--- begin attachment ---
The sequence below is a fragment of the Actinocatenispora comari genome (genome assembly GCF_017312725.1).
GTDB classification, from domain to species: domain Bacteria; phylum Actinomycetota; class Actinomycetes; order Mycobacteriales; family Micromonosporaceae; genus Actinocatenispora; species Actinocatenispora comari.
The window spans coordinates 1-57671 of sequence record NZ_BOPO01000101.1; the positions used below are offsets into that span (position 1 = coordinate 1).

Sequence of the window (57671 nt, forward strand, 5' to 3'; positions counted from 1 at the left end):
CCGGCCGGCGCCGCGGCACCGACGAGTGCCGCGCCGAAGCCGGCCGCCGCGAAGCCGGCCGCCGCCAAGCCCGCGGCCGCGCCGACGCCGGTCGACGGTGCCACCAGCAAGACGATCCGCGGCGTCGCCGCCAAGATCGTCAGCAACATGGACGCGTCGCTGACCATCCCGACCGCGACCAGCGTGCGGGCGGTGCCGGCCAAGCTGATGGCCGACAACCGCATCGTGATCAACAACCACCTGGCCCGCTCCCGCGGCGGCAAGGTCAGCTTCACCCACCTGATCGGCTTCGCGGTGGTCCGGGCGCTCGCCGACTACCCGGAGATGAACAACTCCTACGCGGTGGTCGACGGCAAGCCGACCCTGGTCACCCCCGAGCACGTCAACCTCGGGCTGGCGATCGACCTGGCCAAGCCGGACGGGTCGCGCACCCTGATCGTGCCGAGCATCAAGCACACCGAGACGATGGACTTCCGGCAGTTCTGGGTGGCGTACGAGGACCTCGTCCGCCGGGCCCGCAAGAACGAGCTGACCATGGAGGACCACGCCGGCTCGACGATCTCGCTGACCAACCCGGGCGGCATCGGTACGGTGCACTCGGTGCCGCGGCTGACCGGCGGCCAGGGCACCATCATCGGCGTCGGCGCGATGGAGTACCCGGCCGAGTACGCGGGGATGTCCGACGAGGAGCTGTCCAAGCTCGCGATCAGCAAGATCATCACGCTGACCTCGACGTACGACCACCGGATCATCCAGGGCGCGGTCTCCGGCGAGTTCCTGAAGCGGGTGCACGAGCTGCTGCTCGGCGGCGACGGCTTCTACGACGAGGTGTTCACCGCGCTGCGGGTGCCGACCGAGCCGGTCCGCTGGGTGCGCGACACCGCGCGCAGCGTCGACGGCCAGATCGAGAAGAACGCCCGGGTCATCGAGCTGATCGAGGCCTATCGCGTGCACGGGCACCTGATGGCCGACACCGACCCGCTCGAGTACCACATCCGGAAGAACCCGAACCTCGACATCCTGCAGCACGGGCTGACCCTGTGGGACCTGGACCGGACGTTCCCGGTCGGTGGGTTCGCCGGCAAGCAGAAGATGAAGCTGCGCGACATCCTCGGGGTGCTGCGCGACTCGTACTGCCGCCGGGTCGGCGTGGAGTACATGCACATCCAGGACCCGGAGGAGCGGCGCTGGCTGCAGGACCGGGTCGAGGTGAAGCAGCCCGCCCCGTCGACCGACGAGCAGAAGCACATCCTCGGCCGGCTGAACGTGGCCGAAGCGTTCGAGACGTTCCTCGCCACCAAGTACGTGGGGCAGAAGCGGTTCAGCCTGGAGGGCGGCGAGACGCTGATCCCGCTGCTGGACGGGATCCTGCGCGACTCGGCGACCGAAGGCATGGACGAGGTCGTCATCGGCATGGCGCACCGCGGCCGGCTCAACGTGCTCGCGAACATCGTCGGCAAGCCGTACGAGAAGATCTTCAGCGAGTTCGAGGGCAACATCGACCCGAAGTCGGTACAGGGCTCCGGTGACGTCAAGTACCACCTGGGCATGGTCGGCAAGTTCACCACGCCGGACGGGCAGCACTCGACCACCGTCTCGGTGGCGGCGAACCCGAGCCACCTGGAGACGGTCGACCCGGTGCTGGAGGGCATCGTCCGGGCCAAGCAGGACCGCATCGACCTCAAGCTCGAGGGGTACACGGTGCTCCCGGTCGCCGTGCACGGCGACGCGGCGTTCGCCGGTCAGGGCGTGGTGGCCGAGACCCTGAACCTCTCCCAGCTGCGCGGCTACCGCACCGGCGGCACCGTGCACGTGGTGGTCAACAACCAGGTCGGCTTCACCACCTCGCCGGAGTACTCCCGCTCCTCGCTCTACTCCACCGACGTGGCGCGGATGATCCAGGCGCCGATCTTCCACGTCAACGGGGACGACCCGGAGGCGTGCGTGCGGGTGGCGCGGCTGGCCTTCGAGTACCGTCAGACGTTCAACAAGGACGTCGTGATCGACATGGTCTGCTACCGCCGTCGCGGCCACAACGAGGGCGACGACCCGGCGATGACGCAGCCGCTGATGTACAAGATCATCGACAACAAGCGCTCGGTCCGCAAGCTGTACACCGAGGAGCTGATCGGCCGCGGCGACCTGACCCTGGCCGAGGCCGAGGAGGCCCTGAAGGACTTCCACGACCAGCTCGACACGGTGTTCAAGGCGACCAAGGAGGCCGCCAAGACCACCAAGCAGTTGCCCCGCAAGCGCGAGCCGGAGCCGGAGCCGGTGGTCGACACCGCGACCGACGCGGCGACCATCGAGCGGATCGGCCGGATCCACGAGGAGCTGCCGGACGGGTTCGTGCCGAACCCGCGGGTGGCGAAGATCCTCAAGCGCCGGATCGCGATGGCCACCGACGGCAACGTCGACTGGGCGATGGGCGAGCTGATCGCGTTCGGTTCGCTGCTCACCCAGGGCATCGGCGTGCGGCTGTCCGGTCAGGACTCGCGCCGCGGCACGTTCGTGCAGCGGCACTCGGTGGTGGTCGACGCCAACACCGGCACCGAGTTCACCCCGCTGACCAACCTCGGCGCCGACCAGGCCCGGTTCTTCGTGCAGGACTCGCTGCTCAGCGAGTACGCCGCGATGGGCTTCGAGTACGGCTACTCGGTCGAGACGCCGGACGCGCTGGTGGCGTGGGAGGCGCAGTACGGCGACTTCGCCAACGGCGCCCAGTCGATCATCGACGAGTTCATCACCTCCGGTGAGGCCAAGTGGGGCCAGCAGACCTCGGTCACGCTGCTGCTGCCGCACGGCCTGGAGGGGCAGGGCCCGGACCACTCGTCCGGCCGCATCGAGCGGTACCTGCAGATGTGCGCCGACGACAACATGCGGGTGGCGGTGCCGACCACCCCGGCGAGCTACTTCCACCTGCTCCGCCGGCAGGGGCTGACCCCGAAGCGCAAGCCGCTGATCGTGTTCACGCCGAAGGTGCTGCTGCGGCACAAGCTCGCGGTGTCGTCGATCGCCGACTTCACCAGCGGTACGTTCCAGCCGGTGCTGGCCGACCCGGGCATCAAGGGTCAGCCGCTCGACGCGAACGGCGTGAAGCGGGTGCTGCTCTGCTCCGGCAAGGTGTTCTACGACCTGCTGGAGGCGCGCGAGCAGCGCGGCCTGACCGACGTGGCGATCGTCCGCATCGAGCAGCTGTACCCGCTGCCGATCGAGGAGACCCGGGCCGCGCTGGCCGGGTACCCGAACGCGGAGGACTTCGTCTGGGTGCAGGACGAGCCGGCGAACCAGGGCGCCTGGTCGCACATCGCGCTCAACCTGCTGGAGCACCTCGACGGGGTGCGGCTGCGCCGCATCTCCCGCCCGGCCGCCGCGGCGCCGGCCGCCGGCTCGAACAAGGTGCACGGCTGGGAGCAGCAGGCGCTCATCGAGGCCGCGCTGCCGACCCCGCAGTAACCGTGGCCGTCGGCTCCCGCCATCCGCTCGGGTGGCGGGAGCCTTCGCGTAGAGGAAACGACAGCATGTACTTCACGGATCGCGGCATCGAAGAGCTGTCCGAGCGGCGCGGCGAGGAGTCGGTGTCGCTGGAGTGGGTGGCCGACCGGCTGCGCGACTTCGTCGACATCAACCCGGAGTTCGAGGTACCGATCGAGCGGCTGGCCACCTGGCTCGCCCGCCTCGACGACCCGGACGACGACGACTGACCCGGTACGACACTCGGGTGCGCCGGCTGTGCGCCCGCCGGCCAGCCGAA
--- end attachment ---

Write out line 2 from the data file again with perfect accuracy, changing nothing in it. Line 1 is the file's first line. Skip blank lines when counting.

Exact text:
GTDB classification, from domain to species: domain Bacteria; phylum Actinomycetota; class Actinomycetes; order Mycobacteriales; family Micromonosporaceae; genus Actinocatenispora; species Actinocatenispora comari.